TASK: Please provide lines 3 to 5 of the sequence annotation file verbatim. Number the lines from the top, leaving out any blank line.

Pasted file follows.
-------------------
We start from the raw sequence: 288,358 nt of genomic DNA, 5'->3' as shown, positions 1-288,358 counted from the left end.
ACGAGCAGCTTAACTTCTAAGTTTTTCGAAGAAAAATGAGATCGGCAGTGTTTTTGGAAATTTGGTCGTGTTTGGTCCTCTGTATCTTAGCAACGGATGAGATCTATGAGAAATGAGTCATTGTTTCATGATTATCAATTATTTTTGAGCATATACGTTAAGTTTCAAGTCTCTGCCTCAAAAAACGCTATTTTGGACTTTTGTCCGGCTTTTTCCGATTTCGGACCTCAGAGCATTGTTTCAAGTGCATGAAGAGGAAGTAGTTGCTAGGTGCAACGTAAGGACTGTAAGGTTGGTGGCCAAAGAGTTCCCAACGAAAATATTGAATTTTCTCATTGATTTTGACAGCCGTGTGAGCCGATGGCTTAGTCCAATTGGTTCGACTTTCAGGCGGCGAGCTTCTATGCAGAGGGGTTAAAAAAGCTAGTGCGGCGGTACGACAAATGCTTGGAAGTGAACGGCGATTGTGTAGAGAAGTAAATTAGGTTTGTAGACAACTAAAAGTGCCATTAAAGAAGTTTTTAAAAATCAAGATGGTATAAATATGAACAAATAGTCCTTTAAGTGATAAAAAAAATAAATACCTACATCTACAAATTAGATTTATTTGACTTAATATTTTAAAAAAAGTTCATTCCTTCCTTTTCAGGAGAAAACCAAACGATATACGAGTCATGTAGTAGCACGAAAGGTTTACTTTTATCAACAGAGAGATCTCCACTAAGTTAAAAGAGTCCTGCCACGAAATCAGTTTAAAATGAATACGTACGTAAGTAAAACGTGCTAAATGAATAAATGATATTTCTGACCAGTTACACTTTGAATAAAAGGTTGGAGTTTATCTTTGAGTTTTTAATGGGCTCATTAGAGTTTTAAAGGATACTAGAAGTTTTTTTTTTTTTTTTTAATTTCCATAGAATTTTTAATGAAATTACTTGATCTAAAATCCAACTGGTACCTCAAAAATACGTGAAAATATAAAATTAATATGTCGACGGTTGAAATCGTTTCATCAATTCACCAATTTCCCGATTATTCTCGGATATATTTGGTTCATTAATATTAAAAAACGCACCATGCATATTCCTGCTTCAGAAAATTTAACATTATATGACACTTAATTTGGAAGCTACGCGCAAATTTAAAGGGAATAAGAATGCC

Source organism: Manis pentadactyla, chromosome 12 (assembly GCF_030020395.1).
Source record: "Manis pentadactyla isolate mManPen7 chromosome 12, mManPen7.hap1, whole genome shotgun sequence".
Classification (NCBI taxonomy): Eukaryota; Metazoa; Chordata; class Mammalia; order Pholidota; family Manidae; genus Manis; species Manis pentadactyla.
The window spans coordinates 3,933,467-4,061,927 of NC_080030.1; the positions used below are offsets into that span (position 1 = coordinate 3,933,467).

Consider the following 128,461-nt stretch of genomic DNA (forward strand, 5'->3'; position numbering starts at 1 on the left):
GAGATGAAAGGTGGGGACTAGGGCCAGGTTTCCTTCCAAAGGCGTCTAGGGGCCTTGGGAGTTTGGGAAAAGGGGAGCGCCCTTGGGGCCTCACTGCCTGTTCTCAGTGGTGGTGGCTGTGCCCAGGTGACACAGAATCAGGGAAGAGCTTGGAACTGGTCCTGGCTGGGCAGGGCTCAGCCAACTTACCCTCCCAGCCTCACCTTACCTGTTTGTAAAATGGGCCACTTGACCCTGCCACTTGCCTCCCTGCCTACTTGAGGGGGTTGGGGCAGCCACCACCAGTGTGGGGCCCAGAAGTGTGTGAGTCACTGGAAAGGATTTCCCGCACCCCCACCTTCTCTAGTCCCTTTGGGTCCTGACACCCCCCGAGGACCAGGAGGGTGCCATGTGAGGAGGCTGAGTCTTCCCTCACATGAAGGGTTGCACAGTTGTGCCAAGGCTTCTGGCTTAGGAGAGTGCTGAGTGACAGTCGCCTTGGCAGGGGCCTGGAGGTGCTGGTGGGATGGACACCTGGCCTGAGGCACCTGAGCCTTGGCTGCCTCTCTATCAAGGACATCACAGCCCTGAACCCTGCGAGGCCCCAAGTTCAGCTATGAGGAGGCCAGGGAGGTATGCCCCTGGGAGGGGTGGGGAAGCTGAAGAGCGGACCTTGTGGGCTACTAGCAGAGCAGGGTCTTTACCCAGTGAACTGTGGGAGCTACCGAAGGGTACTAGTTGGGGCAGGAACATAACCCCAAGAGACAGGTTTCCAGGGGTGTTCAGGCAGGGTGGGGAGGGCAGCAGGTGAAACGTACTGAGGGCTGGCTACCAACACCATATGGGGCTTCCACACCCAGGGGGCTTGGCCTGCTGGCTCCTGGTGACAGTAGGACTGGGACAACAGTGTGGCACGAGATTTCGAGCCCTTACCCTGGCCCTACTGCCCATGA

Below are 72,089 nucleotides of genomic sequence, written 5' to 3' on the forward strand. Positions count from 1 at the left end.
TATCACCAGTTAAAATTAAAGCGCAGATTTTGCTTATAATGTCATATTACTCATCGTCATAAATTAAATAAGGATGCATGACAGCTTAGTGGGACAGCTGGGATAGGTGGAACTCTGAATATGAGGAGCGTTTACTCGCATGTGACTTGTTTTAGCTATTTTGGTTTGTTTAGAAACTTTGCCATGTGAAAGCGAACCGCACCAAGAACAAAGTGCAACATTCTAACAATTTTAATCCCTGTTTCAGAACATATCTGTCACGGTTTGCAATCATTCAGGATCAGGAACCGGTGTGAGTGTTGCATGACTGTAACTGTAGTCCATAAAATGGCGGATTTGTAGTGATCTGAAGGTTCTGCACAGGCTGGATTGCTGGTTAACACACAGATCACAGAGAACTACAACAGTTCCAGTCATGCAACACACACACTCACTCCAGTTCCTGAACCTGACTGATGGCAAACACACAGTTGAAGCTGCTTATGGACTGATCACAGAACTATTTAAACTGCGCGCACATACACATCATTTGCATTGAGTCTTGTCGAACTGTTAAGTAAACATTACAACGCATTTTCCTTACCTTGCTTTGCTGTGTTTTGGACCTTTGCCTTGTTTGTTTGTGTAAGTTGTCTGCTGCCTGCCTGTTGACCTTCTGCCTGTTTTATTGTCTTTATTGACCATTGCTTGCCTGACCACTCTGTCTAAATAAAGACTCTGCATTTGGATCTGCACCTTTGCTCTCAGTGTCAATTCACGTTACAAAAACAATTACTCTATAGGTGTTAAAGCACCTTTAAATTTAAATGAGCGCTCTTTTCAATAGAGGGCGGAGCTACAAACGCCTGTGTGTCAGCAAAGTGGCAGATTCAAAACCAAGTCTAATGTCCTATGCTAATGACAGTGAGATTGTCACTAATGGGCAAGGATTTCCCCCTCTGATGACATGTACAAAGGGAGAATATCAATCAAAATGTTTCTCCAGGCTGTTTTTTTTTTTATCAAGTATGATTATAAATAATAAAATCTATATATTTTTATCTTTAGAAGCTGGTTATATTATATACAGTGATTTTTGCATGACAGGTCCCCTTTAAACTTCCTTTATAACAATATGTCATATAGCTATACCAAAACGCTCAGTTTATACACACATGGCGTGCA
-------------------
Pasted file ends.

Source organism: Manis pentadactyla, chromosome 12 (assembly GCF_030020395.1).
Source record: "Manis pentadactyla isolate mManPen7 chromosome 12, mManPen7.hap1, whole genome shotgun sequence".
Classification (NCBI taxonomy): Eukaryota; Metazoa; Chordata; class Mammalia; order Pholidota; family Manidae; genus Manis; species Manis pentadactyla.